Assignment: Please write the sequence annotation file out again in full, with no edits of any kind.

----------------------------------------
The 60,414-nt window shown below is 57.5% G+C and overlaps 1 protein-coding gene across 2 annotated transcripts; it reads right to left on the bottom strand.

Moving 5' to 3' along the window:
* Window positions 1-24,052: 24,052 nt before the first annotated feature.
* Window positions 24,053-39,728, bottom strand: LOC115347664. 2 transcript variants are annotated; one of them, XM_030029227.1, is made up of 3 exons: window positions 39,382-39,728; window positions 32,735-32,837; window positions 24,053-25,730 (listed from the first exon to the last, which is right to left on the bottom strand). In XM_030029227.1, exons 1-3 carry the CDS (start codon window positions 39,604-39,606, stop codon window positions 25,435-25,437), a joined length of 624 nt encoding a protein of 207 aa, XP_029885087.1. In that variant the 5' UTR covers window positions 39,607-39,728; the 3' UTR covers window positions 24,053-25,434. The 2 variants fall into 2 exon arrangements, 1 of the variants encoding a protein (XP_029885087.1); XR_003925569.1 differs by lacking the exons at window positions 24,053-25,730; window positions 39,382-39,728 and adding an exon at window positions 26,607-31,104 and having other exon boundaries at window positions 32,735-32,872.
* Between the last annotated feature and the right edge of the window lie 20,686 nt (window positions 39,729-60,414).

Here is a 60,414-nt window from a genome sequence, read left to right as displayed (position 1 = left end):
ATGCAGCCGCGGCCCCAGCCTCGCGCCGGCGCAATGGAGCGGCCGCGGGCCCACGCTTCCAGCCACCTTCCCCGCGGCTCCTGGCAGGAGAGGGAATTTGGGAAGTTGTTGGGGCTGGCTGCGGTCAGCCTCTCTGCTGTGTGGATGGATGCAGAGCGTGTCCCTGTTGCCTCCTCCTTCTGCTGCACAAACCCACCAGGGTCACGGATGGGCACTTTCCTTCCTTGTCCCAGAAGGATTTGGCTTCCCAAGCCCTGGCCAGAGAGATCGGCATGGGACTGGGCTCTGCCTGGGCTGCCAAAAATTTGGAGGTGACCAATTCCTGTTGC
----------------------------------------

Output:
The 60,414-nt window shown below is 57.5% G+C and overlaps 1 protein-coding gene across 2 annotated transcripts; it reads right to left on the bottom strand.

Moving 5' to 3' along the window:
* Window positions 1-24,052: 24,052 nt before the first annotated feature.
* Window positions 24,053-39,728, bottom strand: LOC115347664. 2 transcript variants are annotated; one of them, XM_030029227.1, is made up of 3 exons: window positions 39,382-39,728; window positions 32,735-32,837; window positions 24,053-25,730 (listed from the first exon to the last, which is right to left on the bottom strand). In XM_030029227.1, exons 1-3 carry the CDS (start codon window positions 39,604-39,606, stop codon window positions 25,435-25,437), a joined length of 624 nt encoding a protein of 207 aa, XP_029885087.1. In that variant the 5' UTR covers window positions 39,607-39,728; the 3' UTR covers window positions 24,053-25,434. The 2 variants fall into 2 exon arrangements, 1 of the variants encoding a protein (XP_029885087.1); XR_003925569.1 differs by lacking the exons at window positions 24,053-25,730; window positions 39,382-39,728 and adding an exon at window positions 26,607-31,104 and having other exon boundaries at window positions 32,735-32,872.
* Between the last annotated feature and the right edge of the window lie 20,686 nt (window positions 39,729-60,414).

Here is a 60,414-nt window from a genome sequence, read left to right as displayed (position 1 = left end):
ATGCAGCCGCGGCCCCAGCCTCGCGCCGGCGCAATGGAGCGGCCGCGGGCCCACGCTTCCAGCCACCTTCCCCGCGGCTCCTGGCAGGAGAGGGAATTTGGGAAGTTGTTGGGGCTGGCTGCGGTCAGCCTCTCTGCTGTGTGGATGGATGCAGAGCGTGTCCCTGTTGCCTCCTCCTTCTGCTGCACAAACCCACCAGGGTCACGGATGGGCACTTTCCTTCCTTGTCCCAGAAGGATTTGGCTTCCCAAGCCCTGGCCAGAGAGATCGGCATGGGACTGGGCTCTGCCTGGGCTGCCAAAAATTTGGAGGTGACCAATTCCTGTTGC